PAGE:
The American Red Cross is launching a new national campaign to reduce the drowning rate by 50 percent in 50 cities over the next three to five years.
This year marks 100 years of swimming safety education for the Red Cross.
As part of this campaign, the Red Cross plans to teach 50,000 more people in these cities how to swim and is urging people across the country
to make sure that:
They and their families can swim.
They know basic water safety to help them make good choices around the water.
They know how to respond in an emergency.
A new national survey shows that people believe they are better swimmers than they actually are.
While most Americans say they can swim, only
about half of them can perform basic swimming skills.
The national survey conducted for the Red Cross found that while 80 percent of Americans said they could swim, only 56 percent of the self-described swimmers can perform all five of the basic skills for swimming ability.
These critical water safety skills, also known as "water competency," are:
Step or jump into the water over your head.
Return to the surface and float or tread water for one minute.
Turn around in a full circle and find an exit.
Swim 25 yards to the exit.
Exit from the water. If in a pool, be able to exit without using the ladder.
Overall, more than half of all Americans (54 percent) can't swim or don't have all of the basic swimming skills.
One in three (33 percent) African Americans reports that they can perform all five basic swimming skills, compared to 51 percent of whites.
The survey showed that 84 percent of whites and 69 percent of African Americans say they can swim.
Just four in ten parents of children ages 4-17 report that their child can perform all five basic swimming skills, yet more than nine in 10 (92 percent) say that their child is likely to participate in water activities this summer.
Men are significantly more likely than women to report that they have all five basic swimming skills (57 percent for men compared to 36 percent of women).
Nearly half of Americans report that they have had an experience where they were afraid they might drown.
The Red Cross survey showed that 46 percent of Americans said they had an experience in the water where they were afraid they might drown.
One in five (19 percent) said they knew someone who had drowned, and 20 percent knew someone who nearly drowned.
Every day, an average of 10 people die in the U.S. from unintentional drowning - with 20 percent of them children 14 or younger, according to statistics from the Centers for Disease Control and Prevention.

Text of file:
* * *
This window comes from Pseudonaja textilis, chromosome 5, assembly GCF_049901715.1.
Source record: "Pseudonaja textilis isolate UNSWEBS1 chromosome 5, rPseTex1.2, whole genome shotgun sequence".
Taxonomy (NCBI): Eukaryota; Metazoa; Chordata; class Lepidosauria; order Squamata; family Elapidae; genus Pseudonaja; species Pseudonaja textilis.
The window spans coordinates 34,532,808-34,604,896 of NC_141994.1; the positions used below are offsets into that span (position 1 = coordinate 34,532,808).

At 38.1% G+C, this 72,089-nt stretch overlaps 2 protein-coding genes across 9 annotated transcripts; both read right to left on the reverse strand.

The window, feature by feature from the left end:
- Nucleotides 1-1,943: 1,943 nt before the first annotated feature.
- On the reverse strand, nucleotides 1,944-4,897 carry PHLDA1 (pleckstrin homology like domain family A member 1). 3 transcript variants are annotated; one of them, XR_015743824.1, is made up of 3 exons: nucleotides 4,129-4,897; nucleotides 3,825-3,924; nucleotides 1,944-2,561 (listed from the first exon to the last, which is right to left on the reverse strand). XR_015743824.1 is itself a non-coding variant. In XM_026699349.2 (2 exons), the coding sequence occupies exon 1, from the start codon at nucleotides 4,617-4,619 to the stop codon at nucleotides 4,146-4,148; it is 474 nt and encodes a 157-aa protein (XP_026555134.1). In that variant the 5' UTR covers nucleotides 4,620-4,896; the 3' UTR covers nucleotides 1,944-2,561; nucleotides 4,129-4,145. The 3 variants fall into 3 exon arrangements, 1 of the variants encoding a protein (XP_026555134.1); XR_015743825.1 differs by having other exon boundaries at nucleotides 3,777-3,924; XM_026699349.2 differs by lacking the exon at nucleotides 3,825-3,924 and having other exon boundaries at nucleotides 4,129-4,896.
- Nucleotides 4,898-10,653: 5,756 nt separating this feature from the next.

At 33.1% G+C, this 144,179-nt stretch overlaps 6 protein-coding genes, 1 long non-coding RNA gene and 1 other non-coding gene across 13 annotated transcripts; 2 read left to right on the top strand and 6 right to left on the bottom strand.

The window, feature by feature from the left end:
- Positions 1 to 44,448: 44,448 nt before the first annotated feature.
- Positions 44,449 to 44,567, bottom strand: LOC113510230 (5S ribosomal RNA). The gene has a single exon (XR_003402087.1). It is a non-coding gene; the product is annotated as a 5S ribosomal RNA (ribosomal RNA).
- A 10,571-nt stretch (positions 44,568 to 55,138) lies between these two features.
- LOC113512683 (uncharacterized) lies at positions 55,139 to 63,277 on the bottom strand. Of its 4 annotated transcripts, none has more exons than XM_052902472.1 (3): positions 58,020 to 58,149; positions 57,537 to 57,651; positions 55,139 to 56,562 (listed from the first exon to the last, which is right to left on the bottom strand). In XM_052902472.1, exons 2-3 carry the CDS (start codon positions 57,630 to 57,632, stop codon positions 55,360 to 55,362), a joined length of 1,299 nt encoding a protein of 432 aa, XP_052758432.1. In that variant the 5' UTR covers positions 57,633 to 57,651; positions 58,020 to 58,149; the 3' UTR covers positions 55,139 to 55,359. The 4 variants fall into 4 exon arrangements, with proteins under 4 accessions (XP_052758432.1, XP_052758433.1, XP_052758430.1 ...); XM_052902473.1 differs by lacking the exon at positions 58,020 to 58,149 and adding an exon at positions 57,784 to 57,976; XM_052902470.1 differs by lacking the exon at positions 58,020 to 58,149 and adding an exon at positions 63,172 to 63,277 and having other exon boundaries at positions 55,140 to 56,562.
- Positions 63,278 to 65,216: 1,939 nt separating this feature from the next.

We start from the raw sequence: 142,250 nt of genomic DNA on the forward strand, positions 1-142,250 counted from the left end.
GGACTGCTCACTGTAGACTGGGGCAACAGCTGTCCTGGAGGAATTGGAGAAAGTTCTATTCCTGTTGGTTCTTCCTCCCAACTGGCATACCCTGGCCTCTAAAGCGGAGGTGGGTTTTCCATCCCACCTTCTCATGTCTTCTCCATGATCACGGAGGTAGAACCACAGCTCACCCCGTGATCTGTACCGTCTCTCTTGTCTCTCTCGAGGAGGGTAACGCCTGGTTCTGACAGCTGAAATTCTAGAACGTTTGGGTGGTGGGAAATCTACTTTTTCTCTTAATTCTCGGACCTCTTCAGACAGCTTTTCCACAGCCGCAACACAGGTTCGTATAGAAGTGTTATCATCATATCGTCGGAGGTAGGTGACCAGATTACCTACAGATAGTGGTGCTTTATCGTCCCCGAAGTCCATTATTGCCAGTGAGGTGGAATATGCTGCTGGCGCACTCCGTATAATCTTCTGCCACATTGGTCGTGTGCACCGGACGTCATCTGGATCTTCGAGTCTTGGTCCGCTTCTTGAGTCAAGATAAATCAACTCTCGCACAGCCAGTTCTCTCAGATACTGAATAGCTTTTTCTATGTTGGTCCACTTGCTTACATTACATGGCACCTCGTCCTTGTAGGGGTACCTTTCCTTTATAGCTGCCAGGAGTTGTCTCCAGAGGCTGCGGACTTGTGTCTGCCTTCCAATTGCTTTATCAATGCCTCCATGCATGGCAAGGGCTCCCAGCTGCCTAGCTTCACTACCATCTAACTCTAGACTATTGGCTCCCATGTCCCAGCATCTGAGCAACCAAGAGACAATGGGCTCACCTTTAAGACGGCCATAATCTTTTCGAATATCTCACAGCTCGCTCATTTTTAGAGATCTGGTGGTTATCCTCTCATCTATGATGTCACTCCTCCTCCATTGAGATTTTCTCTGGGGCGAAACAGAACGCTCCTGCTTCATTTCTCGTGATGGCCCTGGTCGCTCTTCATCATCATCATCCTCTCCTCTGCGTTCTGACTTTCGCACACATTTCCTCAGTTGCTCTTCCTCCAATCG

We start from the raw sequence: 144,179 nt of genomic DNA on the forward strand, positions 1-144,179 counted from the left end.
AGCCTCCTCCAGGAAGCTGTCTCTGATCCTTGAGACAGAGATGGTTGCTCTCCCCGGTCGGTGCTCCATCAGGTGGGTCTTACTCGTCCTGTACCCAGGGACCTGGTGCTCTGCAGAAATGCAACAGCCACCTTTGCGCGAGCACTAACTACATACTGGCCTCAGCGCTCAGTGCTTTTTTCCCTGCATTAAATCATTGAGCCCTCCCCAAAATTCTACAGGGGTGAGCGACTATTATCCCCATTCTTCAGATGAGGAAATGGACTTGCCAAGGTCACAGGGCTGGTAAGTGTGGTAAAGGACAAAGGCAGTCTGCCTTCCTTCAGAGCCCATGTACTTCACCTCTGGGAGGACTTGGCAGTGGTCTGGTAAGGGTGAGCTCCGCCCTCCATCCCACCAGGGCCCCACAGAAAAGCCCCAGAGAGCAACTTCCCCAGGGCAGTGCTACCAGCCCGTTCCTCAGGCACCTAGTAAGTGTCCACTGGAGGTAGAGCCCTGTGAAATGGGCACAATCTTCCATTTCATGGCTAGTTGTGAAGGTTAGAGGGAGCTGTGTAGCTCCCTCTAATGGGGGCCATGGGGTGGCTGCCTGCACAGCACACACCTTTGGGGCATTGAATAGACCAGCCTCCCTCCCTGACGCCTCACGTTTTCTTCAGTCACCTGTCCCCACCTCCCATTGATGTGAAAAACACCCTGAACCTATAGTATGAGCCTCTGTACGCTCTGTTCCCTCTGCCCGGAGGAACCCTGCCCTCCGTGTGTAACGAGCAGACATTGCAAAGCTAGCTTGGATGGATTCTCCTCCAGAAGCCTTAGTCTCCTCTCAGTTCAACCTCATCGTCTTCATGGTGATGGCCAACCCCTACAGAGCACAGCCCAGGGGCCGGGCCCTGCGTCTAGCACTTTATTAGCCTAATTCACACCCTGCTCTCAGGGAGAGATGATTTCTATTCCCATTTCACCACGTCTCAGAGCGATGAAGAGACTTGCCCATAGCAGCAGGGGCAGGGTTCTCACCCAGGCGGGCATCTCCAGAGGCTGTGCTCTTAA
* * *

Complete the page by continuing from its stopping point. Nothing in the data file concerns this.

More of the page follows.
The national drowning rate due to unintentional drowning is 1.2 deaths for every 100,000 people.
Drowning is the second leading cause of unintentional injury death for children and sixth for people of all ages.
Among children between the ages of one and four, drowning is responsible for more deaths than any other cause except birth defects.
The fatal drowning rate of African American children ages 5 to 14 is almost three times that of white children in the same age range.
For every child who dies from drowning, another five receive emergency department care for nonfatal submersion injuries.
The new Red Cross drowning prevention campaign begins as summer gets underway and eight out of 10 Americans are planning water activities such as going to the beach, pool, water park, or boating or fishing this summer.
A third (32 percent) of all Americans plan to swim at a place this summer without a lifeguard.
The Red Cross campaign seeks to cut the drowning rate in half in 50 cities in 19 states, but people across the country can take steps now to become competent swimmers and make sure their children learn to swim.
We're asking every family to make sure that both adults and children can swim and that parents make water safety a priority this summer.
The Red Cross survey found that only two percent of adults plan to take swimming lessons this summer, and about one in five children ages 4-17 (20 percent) are likely to take swimming lessons this summer.
The 50 cities in the Red Cross drowning prevention campaign have high numbers of drowning deaths or high drowning rates. The campaign will reach 19 states across the country, including Florida, Louisiana, California, Texas, Alabama, Mississippi, Georgia, Maryland and New York. The Red Cross campaign will start in 10 cities this year and expand to all 50 cities in the years ahead during the campaign rollout.
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